Oscar Pistorius vomits as 'graphic' evidence

Distressed ... Oscar Pistorius cries as he talks to his attorney Barry Roux, right, after listening to evidence during his trial in Pretoria. Photo: AP Photo

Distressed ... Oscar Pistorius cries as he talks to his attorney Barry Roux, right, after listening to evidence during his trial in Pretoria. Photo: AP Photo

Oscar Pistorius repeatedly vomited, retched and sobbed through the sixth day of his murder trial as a forensic pathologist revealed the bullets the Olympian used to shoot his girlfriend were designed to cause “maximum damage” to human tissue.

Professor Gert Saayman, who conducted the autopsy on Ms Steenkamp, told the court the model died as a result of multiple gunshot wounds, with three bullets striking her hip, upper arm and her head.

But while there is expected to be some dispute as to the order in which the bullets struck Ms Steenkamp, the professor said at least two of the three wounds could have proved fatal on their own.

Her right upper arm was shattered, the hip wound could likely have killed her very quickly and the head wound would have incapacitated her immediately, he said.

A lack of blood in her airways indicated Ms Steenkamp had probably only taken a few breaths before she succumbed to the head wound, the pathologist said.

Pistorius loudly retched and his body appeared to shake as Professor Saayman clinically described how a bullet entered Steenkamp’s head, fragmenting and exiting her skull in two places.

Throughout his evidence, the athlete known as the Blade Runner sat doubled over in the dock with his hands covering his ears, fingers laced behind his head.

He sobbed and retched intermittently, prompting trial judge Thokozile Masipa to twice interrupt the evidence, seeking assurances from Pistorius’ barrister Barry Roux that the accused was fit to continue.

“He is very emotional, it is not going to change,” Mr Roux said. He consulted his client, but told the court Pistorius was adamant the evidence “must proceed”.

Pistorius wasn’t the only distraught person in the court on Monday. A close family friend of Ms Steenkamp’s, Desiree Myers, also sat with her head down and was comforted by two others. Reeva’s mother June Steenkamp was not in court.

Professor Saayman said the bullets used by Pistorius are known as Black Talon or Ranger bullets, ammunition designed to “mushroom” and disintegrate on impact with human tissue.

He said even doctors and surgeons were warned to be careful when removing the tiny fragments from a wound because they can cut the skin.

Winchester, who manufactured Black Talon ammunition, ceased all production of the bullets in 2000 but the company's Ranger line is very similar in design. Both are banned in many countries.

In other evidence, Professor Saayman told the court an examination of the deceased’s stomach also indicated she had eaten not long before her death, estimating she ingested some food about two hours prior.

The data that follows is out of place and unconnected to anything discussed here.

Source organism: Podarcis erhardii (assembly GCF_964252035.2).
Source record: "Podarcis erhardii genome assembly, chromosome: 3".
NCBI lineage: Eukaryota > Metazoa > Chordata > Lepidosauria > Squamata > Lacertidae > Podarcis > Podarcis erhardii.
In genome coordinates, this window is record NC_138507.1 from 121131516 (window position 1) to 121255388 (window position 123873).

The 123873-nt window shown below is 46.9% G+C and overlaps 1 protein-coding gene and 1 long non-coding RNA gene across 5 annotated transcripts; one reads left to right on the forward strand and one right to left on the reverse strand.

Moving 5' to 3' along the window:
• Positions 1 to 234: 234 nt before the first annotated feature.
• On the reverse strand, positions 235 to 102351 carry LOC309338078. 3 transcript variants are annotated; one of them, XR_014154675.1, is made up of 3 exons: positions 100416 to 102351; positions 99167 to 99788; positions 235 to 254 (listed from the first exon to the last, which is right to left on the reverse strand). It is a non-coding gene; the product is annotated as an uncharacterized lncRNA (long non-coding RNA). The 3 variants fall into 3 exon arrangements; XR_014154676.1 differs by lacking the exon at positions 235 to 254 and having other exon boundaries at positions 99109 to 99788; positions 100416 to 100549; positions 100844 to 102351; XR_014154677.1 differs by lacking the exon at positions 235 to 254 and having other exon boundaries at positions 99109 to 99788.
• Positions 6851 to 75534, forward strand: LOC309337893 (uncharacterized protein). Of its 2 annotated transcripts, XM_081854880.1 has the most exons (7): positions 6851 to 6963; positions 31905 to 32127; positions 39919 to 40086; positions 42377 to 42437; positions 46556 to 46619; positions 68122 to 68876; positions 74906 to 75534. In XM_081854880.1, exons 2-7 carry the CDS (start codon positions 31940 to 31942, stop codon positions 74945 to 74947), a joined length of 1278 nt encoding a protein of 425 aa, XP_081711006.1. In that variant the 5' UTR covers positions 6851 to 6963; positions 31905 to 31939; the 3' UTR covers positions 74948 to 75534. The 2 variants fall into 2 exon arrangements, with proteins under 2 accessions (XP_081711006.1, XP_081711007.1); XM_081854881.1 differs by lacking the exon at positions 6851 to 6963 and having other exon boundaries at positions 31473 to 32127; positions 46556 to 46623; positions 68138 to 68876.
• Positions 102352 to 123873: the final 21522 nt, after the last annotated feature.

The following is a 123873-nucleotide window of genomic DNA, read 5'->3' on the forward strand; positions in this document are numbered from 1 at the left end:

His testimony on that point is not consistent with the version provided by Pistorius, who has claimed the pair went to bed at about 10pm, only to be woken by a noise he believed was a burglar at about 3am.

Mr Roux is likely to query that testimony when his cross-examination begins on Tuesday morning.

The pathologist explained that the model and TV star was wearing grey Nike shorts and a sleeveless black vest at the time of her death.

There was a small, 5mm hole in the shorts, consistent with the bullet wound in her hip.

He also said Ms Steenkamp had some other bruising to her body, but they were a number of other bruises detected on her body but were not a result of the shooting.

Prior to the pathologist’s evidence, he had requested his evidence not be broadcast live given the graphic nature of what he would say.

In an application supported by both prosecutor Gerrie Nel and Mr Roux, Professor Saayman said he believed the deceased’s dignity should be protected by the court, and was concerned “vulnerable” and sensitive people, including children, could inadvertently hear his incredibly graphic evidence.

Judge Masipa granted the application, severing the live television and radio feed and ruling there be no “live tweeting” of the evidence on Twitter.

After much confusion, she later said: “I hope it’s clear - the press can go and do their work, but it's not supposed to be 'live'. You can paraphrase, you can summarise; that is allowed.”

Pistorius has pleaded not guilty to premeditated murder, saying he thought he was shooting an intruder.

The internationally acclaimed athlete, who had his lower legs amputated as a baby, runs on carbon fibre prosthetic blades. He became the first disabled athlete to run against able-bodied competitors, reaching the semi-final of the 400 metres at the London 2012 Olympics.

But if he is found guilty of murder, he faces 25 years behind bars.

Professor Saayman will continue his testimony on Tuesday.

Pistorius had barely left the courtroom when speculation began on social media about how genuine his courtroom reaction had been.

Twitter was rife with claims the athlete was deliberately keeping his head down to ensure cameras did not catch him at an unguarded moment.

Others expressed surprise that he would react to the details in such a way, when he would have know of the autopsy's contents a long time ago.